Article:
A proteomic comparison of glioblastoma with good & poor prognoses
Glioblastoma with good and poor prognoses: is there a deterministic protein expression profile? A proteomic comparison of glioblastoma with good and poor prognoses
24-month project from October 2012 (extended to June 2015) for researcher and materials
Investigators: Prof Gerry Thomas and William Mathieson
Lay summary: Glioblastoma multiformae is an aggressive form of astrocytoma (cancer of the astrocyte cells that biochemically support to the brain’s neurons). It accounts for about 50% of all brain tumours, with an average patient survival time of around one year even with surgical intervention, radiotherapy and chemotherapy. Despite this poor prognosis, 3-6% of patients remain alive after 3 years and are called “long-term survivors”. It might be expected that this small cohort of long-term survivors would be readily identifiable in terms of the clinical characteristics of their tumour. However, despite a number of research efforts, no distinct markers have been found. Pathologists are therefore unable to reliably predict which patients will be long-term survivors and the mechanisms behind their long-term survival remain unknown. If the molecular differences between the tumours from sort-term and long-term survivors could be established, treatment plans could be better tailored towards individual patients and new drugs to prolong life could potentially be developed.
In molecular biology, genes encoded in an individual’s genetic blueprint (DNA) are converted into their functional products (proteins) via an intermediate molecule called RNA. To date, research aimed at determining gene expression abnormalities has focussed on analysing DNA or RNA. This project is different in that it focuses at the level of the functional cellular proteins rather than at the genetic level, asking the question “what is different in terms of protein expression in tumours obtained from short-term survivors and long-term survivors of glioblastoma multiforme?”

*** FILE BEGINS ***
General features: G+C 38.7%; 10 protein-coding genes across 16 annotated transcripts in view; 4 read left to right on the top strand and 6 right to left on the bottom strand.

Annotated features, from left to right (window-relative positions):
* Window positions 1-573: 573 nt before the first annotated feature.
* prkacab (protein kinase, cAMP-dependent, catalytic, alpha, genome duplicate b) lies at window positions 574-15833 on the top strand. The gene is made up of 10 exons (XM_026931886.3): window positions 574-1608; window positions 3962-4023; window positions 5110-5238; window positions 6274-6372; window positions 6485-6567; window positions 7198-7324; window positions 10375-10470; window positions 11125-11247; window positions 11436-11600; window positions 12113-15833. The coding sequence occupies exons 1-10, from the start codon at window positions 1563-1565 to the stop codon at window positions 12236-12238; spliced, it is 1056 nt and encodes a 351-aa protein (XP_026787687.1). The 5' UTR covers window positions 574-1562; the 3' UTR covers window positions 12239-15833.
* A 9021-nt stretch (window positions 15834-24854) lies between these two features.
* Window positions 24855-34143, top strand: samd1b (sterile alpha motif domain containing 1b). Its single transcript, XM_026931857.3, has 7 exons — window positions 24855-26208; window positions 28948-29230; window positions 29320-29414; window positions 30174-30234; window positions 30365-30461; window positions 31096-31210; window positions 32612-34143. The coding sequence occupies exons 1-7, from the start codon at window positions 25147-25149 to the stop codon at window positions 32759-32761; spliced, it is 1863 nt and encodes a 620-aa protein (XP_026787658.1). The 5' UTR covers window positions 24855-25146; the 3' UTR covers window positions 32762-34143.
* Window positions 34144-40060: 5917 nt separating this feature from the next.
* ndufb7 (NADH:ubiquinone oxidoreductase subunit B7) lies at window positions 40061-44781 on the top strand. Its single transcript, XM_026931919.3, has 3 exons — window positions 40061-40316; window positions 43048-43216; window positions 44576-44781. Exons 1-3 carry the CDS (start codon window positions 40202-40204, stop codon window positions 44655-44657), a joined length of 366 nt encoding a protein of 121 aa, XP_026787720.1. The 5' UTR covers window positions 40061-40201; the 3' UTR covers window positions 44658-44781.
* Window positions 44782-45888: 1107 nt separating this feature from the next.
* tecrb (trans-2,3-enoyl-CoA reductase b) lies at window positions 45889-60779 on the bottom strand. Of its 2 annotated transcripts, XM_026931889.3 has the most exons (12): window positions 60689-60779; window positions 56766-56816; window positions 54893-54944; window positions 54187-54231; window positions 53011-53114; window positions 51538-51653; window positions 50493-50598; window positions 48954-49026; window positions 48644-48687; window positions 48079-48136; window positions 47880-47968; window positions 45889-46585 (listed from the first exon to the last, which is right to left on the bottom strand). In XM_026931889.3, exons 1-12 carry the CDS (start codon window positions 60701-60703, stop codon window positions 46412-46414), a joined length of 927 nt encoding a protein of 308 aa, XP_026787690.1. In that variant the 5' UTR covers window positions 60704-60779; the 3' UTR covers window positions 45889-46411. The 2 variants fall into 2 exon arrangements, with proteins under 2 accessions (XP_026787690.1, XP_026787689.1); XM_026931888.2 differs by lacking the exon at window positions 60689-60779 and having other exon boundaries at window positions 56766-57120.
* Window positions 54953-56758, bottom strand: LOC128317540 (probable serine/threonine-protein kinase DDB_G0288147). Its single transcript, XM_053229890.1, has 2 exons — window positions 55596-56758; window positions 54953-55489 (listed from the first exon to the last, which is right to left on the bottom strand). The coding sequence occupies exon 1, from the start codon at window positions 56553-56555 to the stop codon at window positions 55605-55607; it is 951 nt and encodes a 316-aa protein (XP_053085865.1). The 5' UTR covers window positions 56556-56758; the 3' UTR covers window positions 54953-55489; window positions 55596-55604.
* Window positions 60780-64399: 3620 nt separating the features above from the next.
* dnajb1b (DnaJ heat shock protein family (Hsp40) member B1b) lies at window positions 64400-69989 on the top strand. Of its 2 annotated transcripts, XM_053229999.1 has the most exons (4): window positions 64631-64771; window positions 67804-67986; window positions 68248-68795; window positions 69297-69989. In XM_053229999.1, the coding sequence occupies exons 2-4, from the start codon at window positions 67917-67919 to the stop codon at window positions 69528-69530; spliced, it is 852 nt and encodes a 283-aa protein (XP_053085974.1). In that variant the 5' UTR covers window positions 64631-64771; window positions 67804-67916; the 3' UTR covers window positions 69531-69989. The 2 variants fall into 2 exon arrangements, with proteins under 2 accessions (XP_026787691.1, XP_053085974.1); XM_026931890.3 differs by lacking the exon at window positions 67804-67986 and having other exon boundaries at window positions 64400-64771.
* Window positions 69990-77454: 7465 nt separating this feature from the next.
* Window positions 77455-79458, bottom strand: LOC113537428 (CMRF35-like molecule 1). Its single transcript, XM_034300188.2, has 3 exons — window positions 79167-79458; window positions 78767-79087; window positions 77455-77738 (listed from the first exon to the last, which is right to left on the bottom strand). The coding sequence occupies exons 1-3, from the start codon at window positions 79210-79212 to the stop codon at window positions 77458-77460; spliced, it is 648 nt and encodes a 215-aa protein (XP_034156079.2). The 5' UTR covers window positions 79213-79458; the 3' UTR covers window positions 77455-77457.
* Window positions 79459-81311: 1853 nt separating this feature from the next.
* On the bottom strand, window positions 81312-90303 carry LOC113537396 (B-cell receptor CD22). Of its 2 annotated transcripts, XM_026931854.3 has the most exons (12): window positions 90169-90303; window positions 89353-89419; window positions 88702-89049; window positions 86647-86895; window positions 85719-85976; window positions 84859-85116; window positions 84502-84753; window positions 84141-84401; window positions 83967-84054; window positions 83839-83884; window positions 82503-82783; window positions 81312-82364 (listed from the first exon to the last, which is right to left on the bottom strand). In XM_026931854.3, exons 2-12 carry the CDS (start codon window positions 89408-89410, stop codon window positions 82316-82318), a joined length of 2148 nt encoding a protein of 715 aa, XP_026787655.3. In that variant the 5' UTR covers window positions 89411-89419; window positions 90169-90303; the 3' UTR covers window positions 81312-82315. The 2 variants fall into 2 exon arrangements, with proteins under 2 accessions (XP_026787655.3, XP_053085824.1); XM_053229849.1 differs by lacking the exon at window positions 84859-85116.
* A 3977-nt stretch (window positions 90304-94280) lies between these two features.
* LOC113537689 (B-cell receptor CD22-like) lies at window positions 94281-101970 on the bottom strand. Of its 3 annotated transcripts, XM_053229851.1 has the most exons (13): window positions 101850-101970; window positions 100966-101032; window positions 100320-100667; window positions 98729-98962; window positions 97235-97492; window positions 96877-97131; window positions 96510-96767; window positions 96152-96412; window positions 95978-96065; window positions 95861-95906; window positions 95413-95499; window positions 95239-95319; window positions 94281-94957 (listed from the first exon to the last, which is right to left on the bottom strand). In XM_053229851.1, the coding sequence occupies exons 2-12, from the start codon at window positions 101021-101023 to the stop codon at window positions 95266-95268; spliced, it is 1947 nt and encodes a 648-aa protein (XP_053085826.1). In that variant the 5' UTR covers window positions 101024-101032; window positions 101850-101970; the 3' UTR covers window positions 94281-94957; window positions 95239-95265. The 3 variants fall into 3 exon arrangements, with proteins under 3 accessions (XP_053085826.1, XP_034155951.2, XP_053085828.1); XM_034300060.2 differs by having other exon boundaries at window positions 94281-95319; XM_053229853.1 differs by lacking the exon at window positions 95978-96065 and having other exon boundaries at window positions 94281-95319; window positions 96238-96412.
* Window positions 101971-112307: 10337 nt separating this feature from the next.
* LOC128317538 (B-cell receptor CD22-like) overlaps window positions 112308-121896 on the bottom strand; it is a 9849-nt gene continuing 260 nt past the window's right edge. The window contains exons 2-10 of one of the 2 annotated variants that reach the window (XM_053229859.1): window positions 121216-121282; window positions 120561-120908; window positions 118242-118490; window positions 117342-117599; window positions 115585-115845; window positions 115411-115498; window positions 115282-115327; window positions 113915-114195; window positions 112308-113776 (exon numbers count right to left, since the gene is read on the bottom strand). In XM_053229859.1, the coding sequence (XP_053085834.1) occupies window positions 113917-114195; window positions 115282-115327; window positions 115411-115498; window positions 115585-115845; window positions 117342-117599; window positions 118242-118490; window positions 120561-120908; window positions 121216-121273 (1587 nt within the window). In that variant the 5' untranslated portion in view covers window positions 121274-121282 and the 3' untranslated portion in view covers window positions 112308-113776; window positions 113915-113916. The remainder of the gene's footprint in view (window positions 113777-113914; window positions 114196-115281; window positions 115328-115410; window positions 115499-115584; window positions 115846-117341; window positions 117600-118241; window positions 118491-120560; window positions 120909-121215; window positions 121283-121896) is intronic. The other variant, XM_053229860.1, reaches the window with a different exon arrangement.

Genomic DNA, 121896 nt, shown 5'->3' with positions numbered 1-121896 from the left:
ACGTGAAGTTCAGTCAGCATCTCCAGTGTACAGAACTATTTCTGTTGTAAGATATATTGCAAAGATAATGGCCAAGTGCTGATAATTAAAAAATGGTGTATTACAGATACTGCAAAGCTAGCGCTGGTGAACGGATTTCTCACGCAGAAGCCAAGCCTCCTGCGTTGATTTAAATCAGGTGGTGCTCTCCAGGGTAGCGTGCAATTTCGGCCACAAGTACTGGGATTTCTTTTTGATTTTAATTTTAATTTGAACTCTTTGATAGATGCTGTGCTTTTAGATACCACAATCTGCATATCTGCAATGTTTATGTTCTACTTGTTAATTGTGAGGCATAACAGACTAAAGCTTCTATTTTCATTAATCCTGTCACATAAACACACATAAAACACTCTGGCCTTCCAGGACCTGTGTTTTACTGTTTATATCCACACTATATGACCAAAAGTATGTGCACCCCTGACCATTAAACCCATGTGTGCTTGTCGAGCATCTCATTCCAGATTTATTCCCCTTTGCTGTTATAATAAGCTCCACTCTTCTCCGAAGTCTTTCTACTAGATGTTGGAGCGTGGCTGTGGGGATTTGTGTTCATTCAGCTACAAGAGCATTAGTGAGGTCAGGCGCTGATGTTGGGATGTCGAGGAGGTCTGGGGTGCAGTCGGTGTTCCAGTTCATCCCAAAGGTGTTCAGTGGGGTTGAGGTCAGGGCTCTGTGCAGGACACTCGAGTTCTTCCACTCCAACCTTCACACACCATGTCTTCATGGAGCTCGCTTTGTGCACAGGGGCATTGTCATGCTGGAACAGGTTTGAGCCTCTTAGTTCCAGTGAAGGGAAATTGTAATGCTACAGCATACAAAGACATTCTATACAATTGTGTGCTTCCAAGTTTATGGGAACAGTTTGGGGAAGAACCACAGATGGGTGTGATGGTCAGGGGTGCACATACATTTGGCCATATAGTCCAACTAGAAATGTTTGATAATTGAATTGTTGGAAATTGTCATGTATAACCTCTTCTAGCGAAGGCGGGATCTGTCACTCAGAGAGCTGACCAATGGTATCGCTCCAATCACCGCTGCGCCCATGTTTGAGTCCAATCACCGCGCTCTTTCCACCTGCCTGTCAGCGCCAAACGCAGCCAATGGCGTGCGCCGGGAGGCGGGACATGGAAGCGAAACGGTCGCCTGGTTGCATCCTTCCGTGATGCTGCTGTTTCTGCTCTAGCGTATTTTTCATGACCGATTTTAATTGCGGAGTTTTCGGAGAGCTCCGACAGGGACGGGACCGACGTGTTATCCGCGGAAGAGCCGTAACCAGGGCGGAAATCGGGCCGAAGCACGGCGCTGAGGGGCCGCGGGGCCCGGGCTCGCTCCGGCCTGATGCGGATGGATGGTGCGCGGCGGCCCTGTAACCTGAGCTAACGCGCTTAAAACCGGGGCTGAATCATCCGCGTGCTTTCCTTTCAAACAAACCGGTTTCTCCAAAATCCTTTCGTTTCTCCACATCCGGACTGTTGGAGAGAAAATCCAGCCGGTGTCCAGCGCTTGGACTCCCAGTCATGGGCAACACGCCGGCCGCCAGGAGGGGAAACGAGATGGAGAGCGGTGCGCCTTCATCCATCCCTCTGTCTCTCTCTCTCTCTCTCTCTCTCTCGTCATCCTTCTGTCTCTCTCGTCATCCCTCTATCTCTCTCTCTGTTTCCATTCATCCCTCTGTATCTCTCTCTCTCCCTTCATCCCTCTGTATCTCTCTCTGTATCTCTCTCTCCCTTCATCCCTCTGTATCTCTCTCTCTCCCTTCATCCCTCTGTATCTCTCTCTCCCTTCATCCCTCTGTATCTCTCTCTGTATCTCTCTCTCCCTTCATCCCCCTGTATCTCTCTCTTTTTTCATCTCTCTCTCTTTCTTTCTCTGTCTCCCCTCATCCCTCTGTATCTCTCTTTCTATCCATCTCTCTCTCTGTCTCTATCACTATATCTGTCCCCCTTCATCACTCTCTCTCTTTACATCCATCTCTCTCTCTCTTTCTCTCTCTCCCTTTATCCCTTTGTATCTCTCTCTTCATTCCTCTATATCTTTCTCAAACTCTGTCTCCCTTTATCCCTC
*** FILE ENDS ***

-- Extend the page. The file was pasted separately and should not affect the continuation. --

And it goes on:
The protein content of tumour biosamples from short-term and long-term survivors will be analysed using a technique called “two-dimensional difference gel electrophoresis”. This involves resolving the protein complement of the tumours into thousands of distinct spots on A4-sized gels, each spot containing a different protein. The spot patterns from each biosample are compared and the spots containing differentially-expressed proteins highlighted. Although this description of how different the tumours from short- and long-term survivors are is valuable, the identities of the proteins still need to be established. This is done by cutting the differentially-expressed spots from the gels, extracting the protein from them and analysing it by mass spectrometry. Mass spectrometry determines the amino acid sequence of each protein and this is used to establish its identity.
By understanding the key biological differences at the protein level between tumours that kill the patient quickly, and those that do not, we aim to identify key proteins that could be targeted by either existing or novel drugs, to improve the prognosis for patients that have a biologically aggressive tumour. Although we accept that this may not result necessarily in a cure for an individual patient, it has the potential to increase life expectancy for the group of patients that have the worst prognosis.